A surprisingly beautiful photo of an ice crystal on the window of the International Space Station (ISS) has left the experts both fascinated and puzzled.
Cosmonaut Sergey Korsakov captured a stunning image of frost on the International Space Station’s window (ISS). You might think it’s beautiful but not unusual, but it is. This could be the first image of ice crystals forming on a spacecraft window, and no one knows how they formed.
The image shows a crescent-shaped ice formation
looming over the Earth, much like an icy moon like Europa or Enceladus.
Korsakov posted the image on Twitter and Telegram in late May. The cosmonaut explained on Telegram that the ice crystals were long-lived, lasting 24 hours, and that the condensation pattern remained even after they melted. Its formation is unclear, and, surprisingly, there is no scientific literature on the subject.
When journalists contacted ISS members from NASA, ESA, and JAXA for comment, all three were hesitant to comment because the window could be in the Russian module of the ISS and no one is speaking to Roscosmos.
We can only speculate
without that knowledge. The windows on the International Space Station are made up of multiple panes, with the internal ones separated by air and the external ones by vacuum. The ice crystals could be within the panes or on the station’s interior. Some have believed that it could be the cosmonauts breathing on the window, but the shape of the frost (an almost perfect circle) and the temperature of the ISS make this unlikely.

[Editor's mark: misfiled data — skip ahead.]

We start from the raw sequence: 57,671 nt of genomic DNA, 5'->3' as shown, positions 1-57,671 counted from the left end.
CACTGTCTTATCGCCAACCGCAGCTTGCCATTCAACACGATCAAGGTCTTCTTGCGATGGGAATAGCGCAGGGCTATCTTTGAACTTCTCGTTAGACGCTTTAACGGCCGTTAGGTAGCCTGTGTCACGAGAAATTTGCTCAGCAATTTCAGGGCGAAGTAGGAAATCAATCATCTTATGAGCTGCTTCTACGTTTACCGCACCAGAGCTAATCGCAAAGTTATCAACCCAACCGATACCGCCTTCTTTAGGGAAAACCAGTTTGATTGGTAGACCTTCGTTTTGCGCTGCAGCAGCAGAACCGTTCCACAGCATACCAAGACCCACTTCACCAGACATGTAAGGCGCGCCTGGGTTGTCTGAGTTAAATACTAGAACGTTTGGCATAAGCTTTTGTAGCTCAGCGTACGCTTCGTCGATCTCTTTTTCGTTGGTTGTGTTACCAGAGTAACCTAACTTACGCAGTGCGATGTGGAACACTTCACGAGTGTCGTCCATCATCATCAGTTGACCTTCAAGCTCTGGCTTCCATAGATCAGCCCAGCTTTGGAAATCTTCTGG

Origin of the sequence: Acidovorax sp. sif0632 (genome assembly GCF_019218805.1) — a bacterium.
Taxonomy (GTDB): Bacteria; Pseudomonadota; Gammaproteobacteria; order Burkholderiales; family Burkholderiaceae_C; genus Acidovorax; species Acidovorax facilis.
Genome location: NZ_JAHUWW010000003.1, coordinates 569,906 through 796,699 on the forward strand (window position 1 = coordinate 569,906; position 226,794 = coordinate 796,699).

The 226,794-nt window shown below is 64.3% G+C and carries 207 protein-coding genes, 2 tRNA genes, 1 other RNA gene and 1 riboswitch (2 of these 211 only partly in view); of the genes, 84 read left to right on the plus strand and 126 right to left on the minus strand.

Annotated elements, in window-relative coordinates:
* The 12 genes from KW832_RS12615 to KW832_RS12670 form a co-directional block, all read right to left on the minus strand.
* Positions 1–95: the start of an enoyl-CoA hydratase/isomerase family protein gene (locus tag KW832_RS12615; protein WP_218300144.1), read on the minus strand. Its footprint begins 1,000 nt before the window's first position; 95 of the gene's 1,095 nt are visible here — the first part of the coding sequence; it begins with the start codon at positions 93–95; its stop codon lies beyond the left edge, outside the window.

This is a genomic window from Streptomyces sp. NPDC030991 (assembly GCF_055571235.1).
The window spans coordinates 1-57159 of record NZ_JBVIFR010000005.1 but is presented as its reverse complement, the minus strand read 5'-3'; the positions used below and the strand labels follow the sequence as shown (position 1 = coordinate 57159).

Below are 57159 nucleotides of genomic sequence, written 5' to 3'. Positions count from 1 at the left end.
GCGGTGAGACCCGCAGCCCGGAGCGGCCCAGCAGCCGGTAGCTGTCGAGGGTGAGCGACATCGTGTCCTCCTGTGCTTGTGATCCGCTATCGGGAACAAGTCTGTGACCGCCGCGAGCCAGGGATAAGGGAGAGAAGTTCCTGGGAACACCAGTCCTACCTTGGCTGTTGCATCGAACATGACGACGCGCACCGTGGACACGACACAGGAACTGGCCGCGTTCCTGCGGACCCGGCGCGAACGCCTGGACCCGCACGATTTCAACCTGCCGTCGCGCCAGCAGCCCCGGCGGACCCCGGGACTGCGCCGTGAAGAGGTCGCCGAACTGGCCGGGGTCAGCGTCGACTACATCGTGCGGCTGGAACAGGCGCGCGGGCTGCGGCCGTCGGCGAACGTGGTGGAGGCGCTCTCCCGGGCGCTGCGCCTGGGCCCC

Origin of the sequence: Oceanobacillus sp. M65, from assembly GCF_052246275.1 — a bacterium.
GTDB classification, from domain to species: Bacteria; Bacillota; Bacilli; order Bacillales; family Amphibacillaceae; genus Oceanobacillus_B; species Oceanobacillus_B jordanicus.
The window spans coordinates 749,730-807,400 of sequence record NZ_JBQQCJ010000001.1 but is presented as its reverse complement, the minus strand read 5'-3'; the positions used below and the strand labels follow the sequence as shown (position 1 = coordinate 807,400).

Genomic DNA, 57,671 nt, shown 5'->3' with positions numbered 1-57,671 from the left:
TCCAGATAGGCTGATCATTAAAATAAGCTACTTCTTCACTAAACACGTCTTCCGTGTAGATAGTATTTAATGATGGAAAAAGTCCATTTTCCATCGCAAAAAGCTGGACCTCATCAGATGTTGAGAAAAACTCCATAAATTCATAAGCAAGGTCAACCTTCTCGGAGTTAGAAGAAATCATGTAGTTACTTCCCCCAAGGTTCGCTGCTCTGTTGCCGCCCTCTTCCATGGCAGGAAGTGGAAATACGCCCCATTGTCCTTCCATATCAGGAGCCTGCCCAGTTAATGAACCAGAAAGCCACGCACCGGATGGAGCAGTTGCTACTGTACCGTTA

“The feature seems to have most ice at the borders of the circle – this suggests the formation mechanism is acting equally from all sides, reaches a threshold to form ice at the circle edge, and then all water vapour is depleted before it gets to the middle,” Dr James Lea, a glaciologist at the University of Liverpool, told IFLScience.
“The bits of ice that extend into the middle are ice crystals being ice crystals and using themselves to help expand out – they can’t go outside the circle as it’s too warm.”
The circular shape,
which is also puzzling, could be caused by a temperature gradient in the glass. However, it would be dependent on the properties of the Windows, which are currently unknown.
“I suspect that the location of the ice reflects a temperature gradient across window. You might expect the contact point between the window and the hull of the space station at the window perimeter to be warmer than the centre of the pane.” told Dr Tom Whale, an expert on the role of ice nucleation in atmospheric science and cryobiology from the University of Warwick.
”If there is a little water vapor
in a cavity between panes of the window, or perhaps a leak of relatively moist air from the space station into the cavity, it may be that ice tends to form at the point on the window where it gets cold enough for ice to form, and then grows inward from there. The circular shape of the ice may reflect a circular window geometry.”
While this mystery may never be solved, research into the formation of ice crystals in microgravity is ongoing. The JAXA has run experiments on the formation of ice crystals in orbit, discovering that ice crystals with “super” symmetry can form in space.